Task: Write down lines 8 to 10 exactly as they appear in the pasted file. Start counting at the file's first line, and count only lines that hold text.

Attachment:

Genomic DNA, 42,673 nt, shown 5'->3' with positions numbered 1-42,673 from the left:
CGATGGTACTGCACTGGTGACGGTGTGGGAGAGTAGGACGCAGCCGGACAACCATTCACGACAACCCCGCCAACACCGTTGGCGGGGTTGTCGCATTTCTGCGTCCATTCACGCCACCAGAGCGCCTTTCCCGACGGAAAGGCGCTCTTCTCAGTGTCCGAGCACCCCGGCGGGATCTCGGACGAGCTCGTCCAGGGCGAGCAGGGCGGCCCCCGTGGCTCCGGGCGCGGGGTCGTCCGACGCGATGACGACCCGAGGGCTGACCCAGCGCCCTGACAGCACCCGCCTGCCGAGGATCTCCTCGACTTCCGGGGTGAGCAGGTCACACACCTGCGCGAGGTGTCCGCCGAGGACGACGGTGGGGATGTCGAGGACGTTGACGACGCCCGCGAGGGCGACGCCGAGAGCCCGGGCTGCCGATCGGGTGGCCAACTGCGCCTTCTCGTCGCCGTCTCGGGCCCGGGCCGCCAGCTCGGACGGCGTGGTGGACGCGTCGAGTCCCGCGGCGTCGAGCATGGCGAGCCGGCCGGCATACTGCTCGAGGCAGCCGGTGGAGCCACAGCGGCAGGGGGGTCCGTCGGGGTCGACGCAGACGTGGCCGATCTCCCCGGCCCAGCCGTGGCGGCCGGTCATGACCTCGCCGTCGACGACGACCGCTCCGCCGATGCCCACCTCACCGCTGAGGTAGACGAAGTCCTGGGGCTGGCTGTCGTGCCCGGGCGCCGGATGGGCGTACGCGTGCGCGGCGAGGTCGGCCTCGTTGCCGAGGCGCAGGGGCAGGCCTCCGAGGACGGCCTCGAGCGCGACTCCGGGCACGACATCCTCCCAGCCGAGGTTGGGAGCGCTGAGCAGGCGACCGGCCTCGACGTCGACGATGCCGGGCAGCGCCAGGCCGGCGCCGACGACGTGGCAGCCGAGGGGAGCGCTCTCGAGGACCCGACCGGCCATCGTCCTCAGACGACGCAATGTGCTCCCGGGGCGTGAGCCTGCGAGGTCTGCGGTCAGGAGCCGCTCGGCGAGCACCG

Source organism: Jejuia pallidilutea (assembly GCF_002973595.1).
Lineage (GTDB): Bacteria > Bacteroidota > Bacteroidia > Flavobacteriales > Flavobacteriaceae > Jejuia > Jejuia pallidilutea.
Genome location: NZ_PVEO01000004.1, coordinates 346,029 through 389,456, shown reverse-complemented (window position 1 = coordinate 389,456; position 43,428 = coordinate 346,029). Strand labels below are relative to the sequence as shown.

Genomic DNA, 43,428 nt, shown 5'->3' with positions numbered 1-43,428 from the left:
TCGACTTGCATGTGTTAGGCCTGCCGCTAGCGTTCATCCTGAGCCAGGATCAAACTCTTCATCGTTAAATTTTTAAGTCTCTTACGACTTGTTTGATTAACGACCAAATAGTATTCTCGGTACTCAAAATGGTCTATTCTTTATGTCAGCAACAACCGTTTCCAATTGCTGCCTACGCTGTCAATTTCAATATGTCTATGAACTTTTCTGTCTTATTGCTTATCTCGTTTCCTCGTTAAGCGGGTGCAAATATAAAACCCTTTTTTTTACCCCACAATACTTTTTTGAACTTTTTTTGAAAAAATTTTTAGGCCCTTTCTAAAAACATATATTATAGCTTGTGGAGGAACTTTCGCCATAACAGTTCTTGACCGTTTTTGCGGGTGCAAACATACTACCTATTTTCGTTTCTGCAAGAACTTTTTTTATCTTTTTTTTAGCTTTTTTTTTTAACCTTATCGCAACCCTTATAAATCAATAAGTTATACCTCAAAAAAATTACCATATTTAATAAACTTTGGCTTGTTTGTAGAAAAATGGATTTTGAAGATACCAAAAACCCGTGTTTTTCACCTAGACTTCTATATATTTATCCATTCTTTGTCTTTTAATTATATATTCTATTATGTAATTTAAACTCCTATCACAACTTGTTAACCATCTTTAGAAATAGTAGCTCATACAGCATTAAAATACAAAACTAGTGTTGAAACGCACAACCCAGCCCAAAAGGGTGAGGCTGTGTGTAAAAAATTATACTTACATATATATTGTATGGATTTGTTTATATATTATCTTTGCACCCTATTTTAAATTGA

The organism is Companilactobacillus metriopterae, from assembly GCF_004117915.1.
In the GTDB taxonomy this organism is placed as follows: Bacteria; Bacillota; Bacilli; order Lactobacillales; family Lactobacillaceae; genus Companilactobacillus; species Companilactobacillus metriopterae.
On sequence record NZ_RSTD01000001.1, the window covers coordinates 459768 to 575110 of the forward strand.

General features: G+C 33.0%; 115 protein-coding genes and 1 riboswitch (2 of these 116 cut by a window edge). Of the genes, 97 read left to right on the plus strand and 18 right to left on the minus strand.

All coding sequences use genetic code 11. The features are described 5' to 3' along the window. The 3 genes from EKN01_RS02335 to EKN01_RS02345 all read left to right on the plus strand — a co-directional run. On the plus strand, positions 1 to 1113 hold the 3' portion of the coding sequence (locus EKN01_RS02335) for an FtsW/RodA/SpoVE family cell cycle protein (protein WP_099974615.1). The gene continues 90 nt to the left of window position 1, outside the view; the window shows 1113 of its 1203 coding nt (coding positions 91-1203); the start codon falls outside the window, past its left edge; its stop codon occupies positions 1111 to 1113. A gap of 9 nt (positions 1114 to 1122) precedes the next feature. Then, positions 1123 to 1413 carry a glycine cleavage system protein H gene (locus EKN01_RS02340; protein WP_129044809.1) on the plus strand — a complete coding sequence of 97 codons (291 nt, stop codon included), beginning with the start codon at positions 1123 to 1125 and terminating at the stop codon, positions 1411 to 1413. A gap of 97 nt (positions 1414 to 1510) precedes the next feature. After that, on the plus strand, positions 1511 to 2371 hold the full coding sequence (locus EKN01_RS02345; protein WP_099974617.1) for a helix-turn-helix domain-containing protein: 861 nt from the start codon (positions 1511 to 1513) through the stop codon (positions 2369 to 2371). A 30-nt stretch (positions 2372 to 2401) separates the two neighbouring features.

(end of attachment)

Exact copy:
The organism is Companilactobacillus metriopterae, from assembly GCF_004117915.1.
In the GTDB taxonomy this organism is placed as follows: Bacteria; Bacillota; Bacilli; order Lactobacillales; family Lactobacillaceae; genus Companilactobacillus; species Companilactobacillus metriopterae.
On sequence record NZ_RSTD01000001.1, the window covers coordinates 459768 to 575110 of the forward strand.